Re: Best practices in treating chronic noncancer pain

I was disheartened to see that Dr Peter Rothfels, in his article “Best practices in treating noncancer pain”[1] chose to use United States data and an Ontario study about emergency physician prescribing to back up his claim that, “since the mid-1990s, physicians have been increasingly prescribing higher doses and stronger opioids for their patients, particularly those with chronic noncancer pain.” Being the chief medical officer for WorkSafeBC, I would presume this article is addressed to BC physicians and their prescribing.

Prescribing of opioids varies dramatically across Canada.[2] BC’s mortality rate of 3.9 pharmaceutical opioid-associated deaths per 100 000 population has remained stable from 2004 to 2013.[3] This rate includes all pharmaceutical opioid deaths (including methadone for maintenance), intentional and unintentional, prescribed, and diverted. This pattern is strikingly different from the pattern in Ontario and the United States. The BC coroner, in reviewing prescription opioid deaths in BC from 2009 to 2013,[4] found that methadone, used as opioid agonist therapy, accounted for 30% of the deaths, and that 25% of the deaths involved codeine. In 97% of these deaths, multiple other prescribed and nonprescribed substances were involved.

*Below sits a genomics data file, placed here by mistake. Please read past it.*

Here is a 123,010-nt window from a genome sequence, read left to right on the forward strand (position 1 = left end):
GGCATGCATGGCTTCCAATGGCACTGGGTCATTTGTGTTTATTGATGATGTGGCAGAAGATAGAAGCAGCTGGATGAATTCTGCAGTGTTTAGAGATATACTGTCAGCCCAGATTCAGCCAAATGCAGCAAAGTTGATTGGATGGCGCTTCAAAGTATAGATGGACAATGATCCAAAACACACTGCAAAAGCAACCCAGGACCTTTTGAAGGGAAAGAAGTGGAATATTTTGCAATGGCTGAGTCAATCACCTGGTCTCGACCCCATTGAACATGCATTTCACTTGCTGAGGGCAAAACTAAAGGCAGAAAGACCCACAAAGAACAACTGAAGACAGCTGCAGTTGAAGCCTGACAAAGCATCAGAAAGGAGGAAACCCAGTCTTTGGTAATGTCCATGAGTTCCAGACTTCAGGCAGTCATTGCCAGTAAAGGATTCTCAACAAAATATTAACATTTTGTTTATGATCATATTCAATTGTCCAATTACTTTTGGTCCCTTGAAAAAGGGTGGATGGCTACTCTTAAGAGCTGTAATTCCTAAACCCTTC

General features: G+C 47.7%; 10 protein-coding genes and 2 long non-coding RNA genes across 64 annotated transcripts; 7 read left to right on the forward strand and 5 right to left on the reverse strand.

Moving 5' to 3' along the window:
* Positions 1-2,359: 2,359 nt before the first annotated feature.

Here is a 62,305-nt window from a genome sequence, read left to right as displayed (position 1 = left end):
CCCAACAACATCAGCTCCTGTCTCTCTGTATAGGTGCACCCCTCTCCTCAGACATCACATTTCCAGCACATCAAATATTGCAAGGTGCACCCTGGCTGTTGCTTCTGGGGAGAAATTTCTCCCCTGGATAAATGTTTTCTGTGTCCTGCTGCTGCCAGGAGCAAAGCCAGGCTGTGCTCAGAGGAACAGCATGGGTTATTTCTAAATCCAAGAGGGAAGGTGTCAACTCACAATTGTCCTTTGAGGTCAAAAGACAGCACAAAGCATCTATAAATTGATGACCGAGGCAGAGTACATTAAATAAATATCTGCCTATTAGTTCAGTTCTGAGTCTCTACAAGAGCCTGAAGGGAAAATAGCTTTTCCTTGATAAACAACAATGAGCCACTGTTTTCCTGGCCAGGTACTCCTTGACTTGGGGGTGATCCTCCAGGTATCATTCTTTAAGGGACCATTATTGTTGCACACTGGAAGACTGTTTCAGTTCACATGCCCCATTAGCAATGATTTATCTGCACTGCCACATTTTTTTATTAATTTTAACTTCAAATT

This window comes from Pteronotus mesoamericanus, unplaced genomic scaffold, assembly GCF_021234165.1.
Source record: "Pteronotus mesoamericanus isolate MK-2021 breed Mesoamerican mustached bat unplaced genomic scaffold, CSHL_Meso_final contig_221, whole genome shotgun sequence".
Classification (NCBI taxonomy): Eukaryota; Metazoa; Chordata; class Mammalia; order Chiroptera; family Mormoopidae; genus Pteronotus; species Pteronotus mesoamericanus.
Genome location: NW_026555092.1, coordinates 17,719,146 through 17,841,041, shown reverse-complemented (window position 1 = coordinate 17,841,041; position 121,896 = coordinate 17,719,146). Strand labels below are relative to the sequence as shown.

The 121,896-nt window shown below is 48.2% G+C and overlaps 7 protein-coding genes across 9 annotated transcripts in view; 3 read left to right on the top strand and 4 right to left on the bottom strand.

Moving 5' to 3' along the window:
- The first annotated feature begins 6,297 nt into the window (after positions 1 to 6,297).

Any death that implicates a prescribed drug should be investigated in order to prevent further harm, and physicians should be made aware of the outcomes of these investigations.

The narrative that implies that BC physicians have been prescribing more opioids and in greater doses leading to increased harm is not accurate.
—Romayne Gallagher, MD, CCFP(PC), FCFP

This letter was submitted in response to “Best practices in treating chronic noncancer pain.”

WorkSafeBC declined to respond. —Ed


1.    Rothfels P. Best practices in treating chronic noncancer pain. BCMJ 2018;60:244,269.

2.    Canadian Institute for Health Information. Amount of opioids prescribed dropping in Canada; prescriptions on the rise. Accessed 19 July 2018.

3.    Gladstone E, Smolina K, Morgan SG. Trends and sex differences in prescription opioid deaths in British Columbia, Canada. Inj Prev 2016;22:288-290.

4.    BC Coroner’s Service & BC Ministry of Health. Preventing pharmaceutical opioid-associated mortality in British Columbia: A review of prescribed opioid overdose deaths, 2009-2013. Accessed 19 July 2018.

Romayne Gallagher, MD, CCFP(PC), FCFP. Re: Best practices in treating chronic noncancer pain. BCMJ, Vol. 60, No. 7, September, 2018, Page(s) 344-345 - Letters.

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